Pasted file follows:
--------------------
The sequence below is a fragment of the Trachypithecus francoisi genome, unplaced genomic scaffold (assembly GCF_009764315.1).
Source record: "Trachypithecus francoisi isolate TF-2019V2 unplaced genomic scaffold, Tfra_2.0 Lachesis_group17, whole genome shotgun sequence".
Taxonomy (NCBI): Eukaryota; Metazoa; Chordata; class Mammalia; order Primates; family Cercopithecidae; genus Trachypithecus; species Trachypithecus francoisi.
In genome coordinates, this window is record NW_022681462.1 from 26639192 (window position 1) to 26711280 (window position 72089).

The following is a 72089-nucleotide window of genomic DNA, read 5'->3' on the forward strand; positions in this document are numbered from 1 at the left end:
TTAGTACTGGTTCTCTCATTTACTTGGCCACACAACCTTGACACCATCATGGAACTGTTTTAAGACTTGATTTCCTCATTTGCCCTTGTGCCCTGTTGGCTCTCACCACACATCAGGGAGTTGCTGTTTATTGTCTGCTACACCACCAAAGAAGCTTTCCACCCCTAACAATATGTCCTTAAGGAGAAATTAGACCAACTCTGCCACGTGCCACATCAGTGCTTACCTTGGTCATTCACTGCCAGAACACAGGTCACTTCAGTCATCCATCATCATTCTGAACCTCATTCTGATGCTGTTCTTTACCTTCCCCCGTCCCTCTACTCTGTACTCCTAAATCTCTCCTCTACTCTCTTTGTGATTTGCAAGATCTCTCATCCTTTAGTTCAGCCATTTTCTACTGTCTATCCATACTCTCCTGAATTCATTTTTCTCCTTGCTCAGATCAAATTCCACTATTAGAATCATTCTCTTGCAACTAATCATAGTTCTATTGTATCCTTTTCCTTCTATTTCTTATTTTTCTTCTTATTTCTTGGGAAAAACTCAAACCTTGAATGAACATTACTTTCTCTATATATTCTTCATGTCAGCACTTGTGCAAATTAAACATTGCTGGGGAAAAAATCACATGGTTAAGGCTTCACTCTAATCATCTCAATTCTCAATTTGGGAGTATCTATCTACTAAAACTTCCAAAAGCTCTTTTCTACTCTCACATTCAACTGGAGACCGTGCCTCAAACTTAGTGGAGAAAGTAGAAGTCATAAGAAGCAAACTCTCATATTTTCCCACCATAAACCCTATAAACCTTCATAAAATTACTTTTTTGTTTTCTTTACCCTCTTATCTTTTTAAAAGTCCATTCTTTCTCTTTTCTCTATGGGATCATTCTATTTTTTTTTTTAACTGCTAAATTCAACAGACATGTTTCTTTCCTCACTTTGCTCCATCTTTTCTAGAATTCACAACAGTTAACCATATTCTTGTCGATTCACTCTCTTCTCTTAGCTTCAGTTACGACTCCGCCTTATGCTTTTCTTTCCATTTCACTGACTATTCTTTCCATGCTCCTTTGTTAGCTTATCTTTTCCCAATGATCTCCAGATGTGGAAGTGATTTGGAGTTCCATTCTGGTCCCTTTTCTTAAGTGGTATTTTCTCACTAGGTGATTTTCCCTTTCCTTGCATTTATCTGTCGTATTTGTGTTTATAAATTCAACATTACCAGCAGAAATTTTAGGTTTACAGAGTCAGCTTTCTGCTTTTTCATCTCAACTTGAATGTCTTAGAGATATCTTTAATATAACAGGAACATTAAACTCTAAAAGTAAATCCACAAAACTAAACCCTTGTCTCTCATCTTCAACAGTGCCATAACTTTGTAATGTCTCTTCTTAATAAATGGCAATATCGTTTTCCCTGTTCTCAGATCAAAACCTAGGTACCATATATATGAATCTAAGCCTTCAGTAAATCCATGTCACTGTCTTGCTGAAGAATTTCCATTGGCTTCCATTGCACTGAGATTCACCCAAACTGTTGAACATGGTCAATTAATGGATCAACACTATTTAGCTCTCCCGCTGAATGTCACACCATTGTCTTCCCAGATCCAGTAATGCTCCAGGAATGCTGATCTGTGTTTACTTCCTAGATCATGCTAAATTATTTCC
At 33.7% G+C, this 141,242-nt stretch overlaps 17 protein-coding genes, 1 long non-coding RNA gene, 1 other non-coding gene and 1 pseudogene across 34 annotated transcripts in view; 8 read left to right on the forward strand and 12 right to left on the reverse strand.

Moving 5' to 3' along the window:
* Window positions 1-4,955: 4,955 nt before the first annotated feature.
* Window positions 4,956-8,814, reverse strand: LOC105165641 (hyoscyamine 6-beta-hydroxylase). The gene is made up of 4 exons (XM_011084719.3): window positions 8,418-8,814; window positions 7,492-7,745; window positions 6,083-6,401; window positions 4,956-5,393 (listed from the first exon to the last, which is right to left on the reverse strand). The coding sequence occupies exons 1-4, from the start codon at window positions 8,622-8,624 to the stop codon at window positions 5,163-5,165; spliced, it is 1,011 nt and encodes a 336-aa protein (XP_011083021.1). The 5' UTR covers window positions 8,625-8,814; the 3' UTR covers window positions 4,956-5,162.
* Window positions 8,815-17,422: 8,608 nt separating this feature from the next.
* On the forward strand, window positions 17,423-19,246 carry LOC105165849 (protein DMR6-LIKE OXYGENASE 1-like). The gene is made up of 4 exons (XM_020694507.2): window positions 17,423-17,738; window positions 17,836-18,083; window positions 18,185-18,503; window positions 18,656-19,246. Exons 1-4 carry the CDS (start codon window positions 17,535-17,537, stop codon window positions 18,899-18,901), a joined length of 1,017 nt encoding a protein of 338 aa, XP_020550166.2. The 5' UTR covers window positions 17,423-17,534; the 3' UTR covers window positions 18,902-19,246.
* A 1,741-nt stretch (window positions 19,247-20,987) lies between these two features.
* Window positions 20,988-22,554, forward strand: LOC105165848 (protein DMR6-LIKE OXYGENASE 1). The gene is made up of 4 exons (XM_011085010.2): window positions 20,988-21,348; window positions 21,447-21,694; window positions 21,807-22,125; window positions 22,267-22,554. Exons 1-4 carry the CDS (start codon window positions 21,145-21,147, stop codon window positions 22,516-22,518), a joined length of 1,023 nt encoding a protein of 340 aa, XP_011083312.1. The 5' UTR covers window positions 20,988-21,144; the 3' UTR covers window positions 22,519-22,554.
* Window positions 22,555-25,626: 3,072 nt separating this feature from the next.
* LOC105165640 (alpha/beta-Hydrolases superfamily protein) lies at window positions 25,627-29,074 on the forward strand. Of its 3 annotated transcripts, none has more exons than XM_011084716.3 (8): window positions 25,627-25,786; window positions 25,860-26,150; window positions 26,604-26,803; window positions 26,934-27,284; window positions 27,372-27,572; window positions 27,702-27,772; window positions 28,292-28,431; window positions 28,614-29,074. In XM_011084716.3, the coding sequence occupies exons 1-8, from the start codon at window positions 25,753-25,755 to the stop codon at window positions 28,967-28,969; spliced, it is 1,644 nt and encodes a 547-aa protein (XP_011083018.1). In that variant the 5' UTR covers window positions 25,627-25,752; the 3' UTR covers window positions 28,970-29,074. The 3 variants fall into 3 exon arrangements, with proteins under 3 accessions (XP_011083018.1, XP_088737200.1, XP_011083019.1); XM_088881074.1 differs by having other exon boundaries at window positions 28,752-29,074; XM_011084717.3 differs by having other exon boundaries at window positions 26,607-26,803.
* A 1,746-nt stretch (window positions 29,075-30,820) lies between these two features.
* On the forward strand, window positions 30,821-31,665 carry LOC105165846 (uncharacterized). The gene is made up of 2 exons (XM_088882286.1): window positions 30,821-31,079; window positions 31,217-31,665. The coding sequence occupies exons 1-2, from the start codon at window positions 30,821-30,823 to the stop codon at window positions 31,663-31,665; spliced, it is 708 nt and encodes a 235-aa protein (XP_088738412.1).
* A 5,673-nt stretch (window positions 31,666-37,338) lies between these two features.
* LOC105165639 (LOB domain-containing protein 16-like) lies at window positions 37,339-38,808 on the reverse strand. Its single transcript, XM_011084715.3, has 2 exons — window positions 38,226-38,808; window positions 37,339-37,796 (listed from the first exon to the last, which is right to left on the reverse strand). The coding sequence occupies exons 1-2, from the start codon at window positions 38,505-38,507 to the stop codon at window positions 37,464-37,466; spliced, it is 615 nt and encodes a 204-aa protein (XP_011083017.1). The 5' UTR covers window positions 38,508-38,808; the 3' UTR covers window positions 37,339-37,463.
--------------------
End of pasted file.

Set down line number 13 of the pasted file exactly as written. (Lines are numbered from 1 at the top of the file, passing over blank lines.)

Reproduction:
* A 1,741-nt stretch (window positions 19,247-20,987) lies between these two features.